May 24, 2024

3 moms are on the U.S. roster at the Women’s World Cup and 5 were at training — a record

In a hard-fought game, Team USA secured a 1-1 draw against the Netherlands Wednesday night at the Women’s World Cup. Off the field, players on the U.S Women’s National Team are making their mark, with three athletes proudly holding the title of mom. That ties the 2015 record for the most moms on a U.S. roster at the World Cup — and follows the team’s training camp that saw five moms attend, the highest number ever.

Among the group are two-time World Cup champion Alex Morgan, mom to 3-year-old daughter Charlie; defender Crystal Dunn, mother to Marcel Jean; and midfielder Julie Ertz, who became a mom to son Madden last August. 

Ertz called the “journey” of motherhood beautiful. 

“It’s tough, it’s great, it’s overwhelming … It’s all that stuff!” she said. 

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Julie Ertz, who became a mom to son Madden last August. 

Together, the athletes are making history by being moms while playing at the highest level of soccer. 

But for years, the fight for proper support and resources for female athletes, especially moms, was an uphill battle for U.S. soccer players. Morgan has been a vocal advocate not just for her team but also for players in other countries. She fought for private hotel rooms for moms and accommodations for nannies while on the road. 

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Veteran star Alex Morgan, one of two captains of this year’s World Cup team, is a first-time mom.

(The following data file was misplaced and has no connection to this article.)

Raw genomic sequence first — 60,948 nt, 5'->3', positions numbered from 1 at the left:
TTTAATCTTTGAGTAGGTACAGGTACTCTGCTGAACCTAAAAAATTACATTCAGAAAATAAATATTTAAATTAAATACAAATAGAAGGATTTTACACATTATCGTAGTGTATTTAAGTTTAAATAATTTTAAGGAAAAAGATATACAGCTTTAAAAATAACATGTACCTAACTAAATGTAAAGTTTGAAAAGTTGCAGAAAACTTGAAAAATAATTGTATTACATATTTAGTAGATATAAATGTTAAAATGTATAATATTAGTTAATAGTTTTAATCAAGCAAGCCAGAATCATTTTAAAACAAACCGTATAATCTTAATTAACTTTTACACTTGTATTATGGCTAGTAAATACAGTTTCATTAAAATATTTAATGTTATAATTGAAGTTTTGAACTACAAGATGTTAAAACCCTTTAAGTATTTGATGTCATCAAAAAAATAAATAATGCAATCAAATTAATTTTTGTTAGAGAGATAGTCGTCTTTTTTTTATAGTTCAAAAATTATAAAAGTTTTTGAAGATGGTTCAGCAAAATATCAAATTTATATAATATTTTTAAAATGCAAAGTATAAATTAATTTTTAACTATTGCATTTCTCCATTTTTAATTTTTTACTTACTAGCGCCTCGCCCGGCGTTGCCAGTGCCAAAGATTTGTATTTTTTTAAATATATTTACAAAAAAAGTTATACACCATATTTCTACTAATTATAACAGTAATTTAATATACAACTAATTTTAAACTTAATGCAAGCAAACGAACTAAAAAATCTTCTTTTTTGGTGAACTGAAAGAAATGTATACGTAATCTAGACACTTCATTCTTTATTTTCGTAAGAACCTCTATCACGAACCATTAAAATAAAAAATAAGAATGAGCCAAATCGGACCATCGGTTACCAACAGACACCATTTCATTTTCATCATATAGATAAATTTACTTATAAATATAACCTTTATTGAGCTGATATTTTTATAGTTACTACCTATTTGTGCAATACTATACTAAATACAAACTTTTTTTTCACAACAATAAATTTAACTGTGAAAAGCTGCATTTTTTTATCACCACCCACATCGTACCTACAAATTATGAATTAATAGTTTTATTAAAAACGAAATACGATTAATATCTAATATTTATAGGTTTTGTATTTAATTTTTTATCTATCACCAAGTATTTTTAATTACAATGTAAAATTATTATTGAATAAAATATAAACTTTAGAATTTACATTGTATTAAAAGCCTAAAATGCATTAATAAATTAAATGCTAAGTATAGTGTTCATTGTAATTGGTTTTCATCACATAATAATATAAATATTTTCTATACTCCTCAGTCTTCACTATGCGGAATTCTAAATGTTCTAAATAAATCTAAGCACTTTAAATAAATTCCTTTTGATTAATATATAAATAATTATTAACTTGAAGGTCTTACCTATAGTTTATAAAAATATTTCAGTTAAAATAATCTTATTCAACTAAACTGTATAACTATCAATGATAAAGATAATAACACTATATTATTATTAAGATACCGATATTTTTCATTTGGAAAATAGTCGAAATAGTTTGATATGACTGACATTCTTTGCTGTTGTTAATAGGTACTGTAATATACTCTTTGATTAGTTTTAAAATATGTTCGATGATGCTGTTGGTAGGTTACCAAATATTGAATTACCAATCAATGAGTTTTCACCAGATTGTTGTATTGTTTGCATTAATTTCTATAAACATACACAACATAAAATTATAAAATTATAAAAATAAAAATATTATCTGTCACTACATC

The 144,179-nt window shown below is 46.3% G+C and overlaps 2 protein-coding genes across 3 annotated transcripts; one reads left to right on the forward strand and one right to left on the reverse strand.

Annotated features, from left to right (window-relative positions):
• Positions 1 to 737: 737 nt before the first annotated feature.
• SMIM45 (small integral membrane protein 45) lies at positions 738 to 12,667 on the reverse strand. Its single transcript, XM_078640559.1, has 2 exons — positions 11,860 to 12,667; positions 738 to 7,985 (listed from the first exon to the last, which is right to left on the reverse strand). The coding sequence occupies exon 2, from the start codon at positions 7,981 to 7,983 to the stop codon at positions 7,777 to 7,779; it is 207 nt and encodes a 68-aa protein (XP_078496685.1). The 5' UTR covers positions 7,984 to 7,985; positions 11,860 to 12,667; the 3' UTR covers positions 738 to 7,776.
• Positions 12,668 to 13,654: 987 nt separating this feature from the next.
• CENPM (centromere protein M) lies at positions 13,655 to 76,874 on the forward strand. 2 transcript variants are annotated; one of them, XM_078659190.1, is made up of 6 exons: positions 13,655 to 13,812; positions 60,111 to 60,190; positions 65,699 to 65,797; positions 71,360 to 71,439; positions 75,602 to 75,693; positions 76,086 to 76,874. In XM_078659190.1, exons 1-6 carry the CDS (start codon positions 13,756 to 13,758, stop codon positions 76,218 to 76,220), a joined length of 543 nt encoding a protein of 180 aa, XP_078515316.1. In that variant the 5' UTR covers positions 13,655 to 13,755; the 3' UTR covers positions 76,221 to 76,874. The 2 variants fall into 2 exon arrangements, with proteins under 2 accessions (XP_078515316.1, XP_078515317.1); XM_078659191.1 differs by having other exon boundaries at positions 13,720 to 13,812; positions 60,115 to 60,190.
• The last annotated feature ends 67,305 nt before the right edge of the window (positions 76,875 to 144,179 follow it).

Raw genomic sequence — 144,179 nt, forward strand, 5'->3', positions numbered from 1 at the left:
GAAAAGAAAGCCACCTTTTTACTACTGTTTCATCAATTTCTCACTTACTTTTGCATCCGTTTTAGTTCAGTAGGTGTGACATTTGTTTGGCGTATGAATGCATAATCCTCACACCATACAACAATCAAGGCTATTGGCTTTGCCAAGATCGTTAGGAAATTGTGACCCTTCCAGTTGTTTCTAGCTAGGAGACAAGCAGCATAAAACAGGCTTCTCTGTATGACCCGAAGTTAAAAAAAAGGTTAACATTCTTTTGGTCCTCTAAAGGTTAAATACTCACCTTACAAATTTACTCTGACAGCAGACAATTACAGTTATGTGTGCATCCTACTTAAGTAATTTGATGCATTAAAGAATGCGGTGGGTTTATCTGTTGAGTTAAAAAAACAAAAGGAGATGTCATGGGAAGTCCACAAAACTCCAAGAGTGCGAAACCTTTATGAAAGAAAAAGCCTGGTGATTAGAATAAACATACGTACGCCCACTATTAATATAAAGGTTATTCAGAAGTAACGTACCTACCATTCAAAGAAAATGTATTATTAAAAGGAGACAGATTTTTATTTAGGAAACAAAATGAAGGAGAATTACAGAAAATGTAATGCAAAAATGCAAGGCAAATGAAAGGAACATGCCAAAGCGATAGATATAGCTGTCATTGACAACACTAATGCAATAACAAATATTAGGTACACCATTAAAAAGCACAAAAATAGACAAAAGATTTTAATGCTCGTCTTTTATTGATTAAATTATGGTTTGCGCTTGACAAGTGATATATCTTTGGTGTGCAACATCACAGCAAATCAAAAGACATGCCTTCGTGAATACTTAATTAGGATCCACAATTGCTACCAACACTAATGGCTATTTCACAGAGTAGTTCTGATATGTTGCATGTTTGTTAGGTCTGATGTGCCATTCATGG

A turning point came with a collective bargaining agreement last year between the team and the U.S. Soccer Federation, which included paid maternity leave. The agreement solidified the ability of moms to come back and play on the team without compromising their family responsibilities, said Meg Linehan, a senior writer at The Athletic. Linehan said that agreement paved the way for players to able to take care of themselves and their families while continuing to be professional athletes. 

Ertz credits those who came before her as she prepares to celebrate her son’s first birthday. 

In 2009, after having twins, former player Kate Markgraf was told her contract would not be renewed. Instead of suing, she helped devise what is now known as the “Markgraf Rule,” which maintains players’ contracts post-delivery and grants them at least two training camps after returning from maternity leave to prove their athletic ability. 

Markgraf now serves as the team’s general manager. 

Linehan said returning to the field after giving birth poses more than physical challenges. 

“There is a mental challenge … and knowing that your body has physically changed… that you have to make sure that you’re physically able to do the same things, and so, every player is different,” she said.

Ertz said she is grateful for those who helped make her career as a mom possible. 

“It’s like something you can never pay back, for what they’ve done to pave the way. So I’m in a situation of a lot of gratitude and excitement to just be out there,” Ertz said. 

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